As costs rise and profits fall, all for reasons Barry clearly outlines, recording studios are being pressed to provide more services for lower costs that ever before.  The hourly or day rate for world class studios here in L.A. is lower than at any time in the last 25 years, yet expenditures continue as artists & labels demand new technology.  $30K computer systems for recording are considered "state of the art," and while studios could charge for rentals a few years ago, today the new technology is demanded.  Yet the studios that 3 years ago could routinely charge $1500/day are now being pressured to sell time for sub-$1000 prices, while keeping services constant.

Budget studios abound, and, while often great places, they typically offer a lesser product. One quasi-legendary studio here in L.A. still attracts a wide variety of clientele, yet recordings are sometimes aborted because truck noise from the nearby busy street intrudes into the session.  It costs money to adequately sound proof a building, and they skimped.

Artists are tending toward recording at homes, either their own, or rentals, to keep costs down, and that affects studio rates.  Renting a McMansion for $20K per month is still more cost effective than paying $1200/day for a conventional studio.  For some recordings, that is fine. But when the same artist needs to do a "string date," they might come to Capitol, my old home, and then gripe that they no longer get the service they are used to.  That's because the studio, in an effort to lower costs, doesn't replace key personnel who leave, or who are laid off as costs are cut.

Imagine going to the Toyota dealer and demanding the newest Prius, but then only being willing to pay for a '81 Corolla.  And getting away with it, because the Nissan dealer down the street is selling cars at a loss with no warrantee.  It's the Wal-Martization of the recording business, and it's really sad.

May 24, 2005 | 11:19 AM ET | Permalink

The first “nuclear option”

I’m traveling back and forth to Washington today.  Luckily, I’ve horded Eric Rauchway’s thoughtful review of Kai Bird and Marty Sherwin’s magisterial biography of J. Robert Oppenheimer, just published by Knopf.

Kai Bird and Martin J. Sherwin, American Prometheus:  The Triumph and Tragedy of J. Robert Oppenheimer.  New York:  Alfred A. Knopf, 2005.  xiv+722 pp.  Illustrations, notes and index.  Cloth, US$35; here.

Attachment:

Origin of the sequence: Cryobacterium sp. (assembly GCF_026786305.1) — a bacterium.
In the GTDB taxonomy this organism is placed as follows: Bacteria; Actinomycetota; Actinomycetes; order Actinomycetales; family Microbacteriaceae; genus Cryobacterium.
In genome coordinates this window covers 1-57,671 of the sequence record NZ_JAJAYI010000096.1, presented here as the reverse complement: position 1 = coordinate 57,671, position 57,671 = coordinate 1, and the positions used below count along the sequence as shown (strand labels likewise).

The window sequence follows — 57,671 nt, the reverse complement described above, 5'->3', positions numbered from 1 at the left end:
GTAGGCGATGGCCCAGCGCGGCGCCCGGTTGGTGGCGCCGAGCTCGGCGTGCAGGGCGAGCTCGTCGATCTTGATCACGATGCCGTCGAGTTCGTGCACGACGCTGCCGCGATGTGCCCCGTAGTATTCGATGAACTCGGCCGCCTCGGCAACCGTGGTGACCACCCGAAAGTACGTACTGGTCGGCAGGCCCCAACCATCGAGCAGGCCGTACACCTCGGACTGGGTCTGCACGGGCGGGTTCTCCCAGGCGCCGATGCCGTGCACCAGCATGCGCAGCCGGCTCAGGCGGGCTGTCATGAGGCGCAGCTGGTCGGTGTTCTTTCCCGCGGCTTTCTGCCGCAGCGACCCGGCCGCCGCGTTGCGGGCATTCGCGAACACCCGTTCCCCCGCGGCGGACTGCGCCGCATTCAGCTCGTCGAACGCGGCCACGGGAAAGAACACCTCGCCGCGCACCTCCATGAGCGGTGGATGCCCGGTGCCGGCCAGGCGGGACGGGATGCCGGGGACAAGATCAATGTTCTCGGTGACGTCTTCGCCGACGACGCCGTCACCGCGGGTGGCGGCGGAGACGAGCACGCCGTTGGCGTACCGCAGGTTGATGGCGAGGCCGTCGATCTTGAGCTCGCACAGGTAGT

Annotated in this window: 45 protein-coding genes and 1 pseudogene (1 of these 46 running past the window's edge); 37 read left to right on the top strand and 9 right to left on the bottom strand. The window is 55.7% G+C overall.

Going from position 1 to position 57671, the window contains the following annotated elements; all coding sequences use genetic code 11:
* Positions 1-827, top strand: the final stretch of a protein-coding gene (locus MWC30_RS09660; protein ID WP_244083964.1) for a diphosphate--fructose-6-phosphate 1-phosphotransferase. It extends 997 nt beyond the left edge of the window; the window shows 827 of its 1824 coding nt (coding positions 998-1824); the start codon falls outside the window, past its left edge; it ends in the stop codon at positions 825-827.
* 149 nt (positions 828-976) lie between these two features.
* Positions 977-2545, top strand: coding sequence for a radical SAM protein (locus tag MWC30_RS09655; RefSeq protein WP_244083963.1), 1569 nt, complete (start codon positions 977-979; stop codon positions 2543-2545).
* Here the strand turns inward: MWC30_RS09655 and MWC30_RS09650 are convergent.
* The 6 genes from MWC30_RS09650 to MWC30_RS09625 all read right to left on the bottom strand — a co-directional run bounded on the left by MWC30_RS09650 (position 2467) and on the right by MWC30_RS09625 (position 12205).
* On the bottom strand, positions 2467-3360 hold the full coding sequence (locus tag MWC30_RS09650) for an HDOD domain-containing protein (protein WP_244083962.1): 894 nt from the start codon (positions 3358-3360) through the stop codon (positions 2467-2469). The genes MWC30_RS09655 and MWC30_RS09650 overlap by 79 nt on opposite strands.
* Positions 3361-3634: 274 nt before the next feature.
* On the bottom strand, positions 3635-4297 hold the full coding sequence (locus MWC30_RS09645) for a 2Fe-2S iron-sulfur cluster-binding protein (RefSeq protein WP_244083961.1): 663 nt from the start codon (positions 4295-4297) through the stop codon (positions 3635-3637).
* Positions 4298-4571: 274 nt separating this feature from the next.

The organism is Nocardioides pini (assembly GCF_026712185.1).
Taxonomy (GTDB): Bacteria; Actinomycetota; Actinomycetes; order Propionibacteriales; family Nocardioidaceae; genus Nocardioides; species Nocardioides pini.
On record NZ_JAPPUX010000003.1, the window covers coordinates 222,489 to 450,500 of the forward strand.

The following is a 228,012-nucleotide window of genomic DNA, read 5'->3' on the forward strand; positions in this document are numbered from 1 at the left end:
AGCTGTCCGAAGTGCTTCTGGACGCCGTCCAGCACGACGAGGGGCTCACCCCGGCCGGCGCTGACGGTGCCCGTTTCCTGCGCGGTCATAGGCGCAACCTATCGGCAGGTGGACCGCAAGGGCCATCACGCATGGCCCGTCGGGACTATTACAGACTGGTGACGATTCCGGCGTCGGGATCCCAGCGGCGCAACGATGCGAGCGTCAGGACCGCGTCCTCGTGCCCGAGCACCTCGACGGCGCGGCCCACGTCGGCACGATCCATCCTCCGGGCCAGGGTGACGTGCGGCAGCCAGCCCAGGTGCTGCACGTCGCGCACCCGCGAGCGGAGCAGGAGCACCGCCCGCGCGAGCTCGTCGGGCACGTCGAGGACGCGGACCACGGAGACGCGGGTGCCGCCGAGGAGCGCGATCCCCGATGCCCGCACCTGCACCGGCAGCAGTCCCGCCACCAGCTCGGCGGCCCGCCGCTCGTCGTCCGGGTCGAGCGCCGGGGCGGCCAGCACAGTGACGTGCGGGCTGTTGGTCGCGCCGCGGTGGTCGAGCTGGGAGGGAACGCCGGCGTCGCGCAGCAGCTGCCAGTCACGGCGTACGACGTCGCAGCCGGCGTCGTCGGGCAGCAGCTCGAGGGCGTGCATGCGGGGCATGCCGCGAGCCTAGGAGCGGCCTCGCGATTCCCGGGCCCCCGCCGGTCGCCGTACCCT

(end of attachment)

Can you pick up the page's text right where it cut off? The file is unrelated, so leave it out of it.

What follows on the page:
by Eric Rauchway

Albert Einstein thought Robert Oppenheimer was a fool for love, and an especially worthless kind of love at that:  "he loves a woman who doesn't love him -- the United States government."  (pp. 503-4)  To love one's country -- certainly this was worthwhile.  But to love a government, when it is going to destroy your reputation?  That, Einstein, said, made Oppenheimer a grade-A "narr [fool]." (p. 495)  Kai Bird and Martin Sherwin's life of Oppenheimer makes a good case that Einstein was right.  They thus raise the difficult question, what kind of society makes a martyr out of a fool?

1.  Physics
No matter what else happened, Oppenheimer was always going to be an important physicist.  Casual readers of American Prometheus might miss this point, because Oppenheimer was a scholar of a kind that other scholars don't fully appreciate, and Bird and Sherwin salt their text with cutting if not catty comments even from Oppenheimer's friends:  "He never did any great physics," said his first-ever doctoral student, Melba Phillips. (p. 89)  Murray Gell-Mann said, "He didn't have Sitzfleisch.... Perseverance, the Germans call it Sitzfleisch, 'sitting flesh,' when you sit on a chair.... He didn't have patience for that...." (p. 375)  And that is what most academics have, and what we will, if asked, say we most respect -- the ability to apply yourself single-mindedly to a problem until you can deliver an authoritative answer no matter how long it takes.  The cult of Sitzfleisch reinforces the myth of the lone scholar pitting his genius against the puzzles of nature.

In truth academic progress occurs within a community, and such communities need their Oppenheimers.  For although he did do some good physics himself he had a much more important capacity for coaxing better work from other scholars.  A seminar produced sharper insights when Oppenheimer was in the audience, because he could sum up the speaker's main points better than the speaker himself, and make the right links between the matter at hand and other issues.